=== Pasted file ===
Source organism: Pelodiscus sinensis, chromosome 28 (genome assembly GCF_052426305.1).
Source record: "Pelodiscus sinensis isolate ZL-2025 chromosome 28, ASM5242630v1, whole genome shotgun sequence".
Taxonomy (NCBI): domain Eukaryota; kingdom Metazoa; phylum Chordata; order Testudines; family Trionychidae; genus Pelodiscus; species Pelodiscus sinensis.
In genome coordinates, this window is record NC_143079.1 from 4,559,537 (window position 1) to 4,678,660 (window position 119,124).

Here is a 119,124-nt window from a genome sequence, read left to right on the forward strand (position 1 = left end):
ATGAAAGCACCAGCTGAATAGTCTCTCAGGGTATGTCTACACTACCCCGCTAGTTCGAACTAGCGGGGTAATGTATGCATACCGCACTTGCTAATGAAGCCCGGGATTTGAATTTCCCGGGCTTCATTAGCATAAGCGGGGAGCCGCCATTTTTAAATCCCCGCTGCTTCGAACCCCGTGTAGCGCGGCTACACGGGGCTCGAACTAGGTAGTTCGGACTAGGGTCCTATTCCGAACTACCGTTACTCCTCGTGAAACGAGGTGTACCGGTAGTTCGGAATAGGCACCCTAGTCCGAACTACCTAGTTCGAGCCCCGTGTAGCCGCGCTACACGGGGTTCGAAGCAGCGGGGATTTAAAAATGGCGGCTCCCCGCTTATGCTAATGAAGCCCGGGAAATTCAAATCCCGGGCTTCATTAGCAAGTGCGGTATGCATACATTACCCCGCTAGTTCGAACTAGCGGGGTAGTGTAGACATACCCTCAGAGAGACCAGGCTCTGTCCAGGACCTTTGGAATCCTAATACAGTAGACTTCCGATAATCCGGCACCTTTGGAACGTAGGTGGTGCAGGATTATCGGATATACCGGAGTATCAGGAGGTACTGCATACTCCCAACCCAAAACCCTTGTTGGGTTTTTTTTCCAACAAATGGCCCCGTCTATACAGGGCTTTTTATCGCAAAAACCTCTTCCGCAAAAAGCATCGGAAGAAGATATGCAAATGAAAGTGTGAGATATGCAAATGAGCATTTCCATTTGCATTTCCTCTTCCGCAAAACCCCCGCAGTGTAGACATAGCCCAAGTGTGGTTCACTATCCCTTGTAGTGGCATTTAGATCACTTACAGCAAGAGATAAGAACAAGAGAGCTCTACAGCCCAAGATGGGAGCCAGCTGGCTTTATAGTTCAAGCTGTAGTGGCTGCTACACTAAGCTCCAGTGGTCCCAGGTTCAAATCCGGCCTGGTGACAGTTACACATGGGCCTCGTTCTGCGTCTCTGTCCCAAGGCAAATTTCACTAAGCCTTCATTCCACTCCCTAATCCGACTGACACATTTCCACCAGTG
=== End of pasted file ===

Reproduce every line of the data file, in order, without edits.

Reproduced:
Source organism: Pelodiscus sinensis, chromosome 28 (genome assembly GCF_052426305.1).
Source record: "Pelodiscus sinensis isolate ZL-2025 chromosome 28, ASM5242630v1, whole genome shotgun sequence".
Taxonomy (NCBI): domain Eukaryota; kingdom Metazoa; phylum Chordata; order Testudines; family Trionychidae; genus Pelodiscus; species Pelodiscus sinensis.
In genome coordinates, this window is record NC_143079.1 from 4,559,537 (window position 1) to 4,678,660 (window position 119,124).

Here is a 119,124-nt window from a genome sequence, read left to right on the forward strand (position 1 = left end):
ATGAAAGCACCAGCTGAATAGTCTCTCAGGGTATGTCTACACTACCCCGCTAGTTCGAACTAGCGGGGTAATGTATGCATACCGCACTTGCTAATGAAGCCCGGGATTTGAATTTCCCGGGCTTCATTAGCATAAGCGGGGAGCCGCCATTTTTAAATCCCCGCTGCTTCGAACCCCGTGTAGCGCGGCTACACGGGGCTCGAACTAGGTAGTTCGGACTAGGGTCCTATTCCGAACTACCGTTACTCCTCGTGAAACGAGGTGTACCGGTAGTTCGGAATAGGCACCCTAGTCCGAACTACCTAGTTCGAGCCCCGTGTAGCCGCGCTACACGGGGTTCGAAGCAGCGGGGATTTAAAAATGGCGGCTCCCCGCTTATGCTAATGAAGCCCGGGAAATTCAAATCCCGGGCTTCATTAGCAAGTGCGGTATGCATACATTACCCCGCTAGTTCGAACTAGCGGGGTAGTGTAGACATACCCTCAGAGAGACCAGGCTCTGTCCAGGACCTTTGGAATCCTAATACAGTAGACTTCCGATAATCCGGCACCTTTGGAACGTAGGTGGTGCAGGATTATCGGATATACCGGAGTATCAGGAGGTACTGCATACTCCCAACCCAAAACCCTTGTTGGGTTTTTTTTCCAACAAATGGCCCCGTCTATACAGGGCTTTTTATCGCAAAAACCTCTTCCGCAAAAAGCATCGGAAGAAGATATGCAAATGAAAGTGTGAGATATGCAAATGAGCATTTCCATTTGCATTTCCTCTTCCGCAAAACCCCCGCAGTGTAGACATAGCCCAAGTGTGGTTCACTATCCCTTGTAGTGGCATTTAGATCACTTACAGCAAGAGATAAGAACAAGAGAGCTCTACAGCCCAAGATGGGAGCCAGCTGGCTTTATAGTTCAAGCTGTAGTGGCTGCTACACTAAGCTCCAGTGGTCCCAGGTTCAAATCCGGCCTGGTGACAGTTACACATGGGCCTCGTTCTGCGTCTCTGTCCCAAGGCAAATTTCACTAAGCCTTCATTCCACTCCCTAATCCGACTGACACATTTCCACCAGTG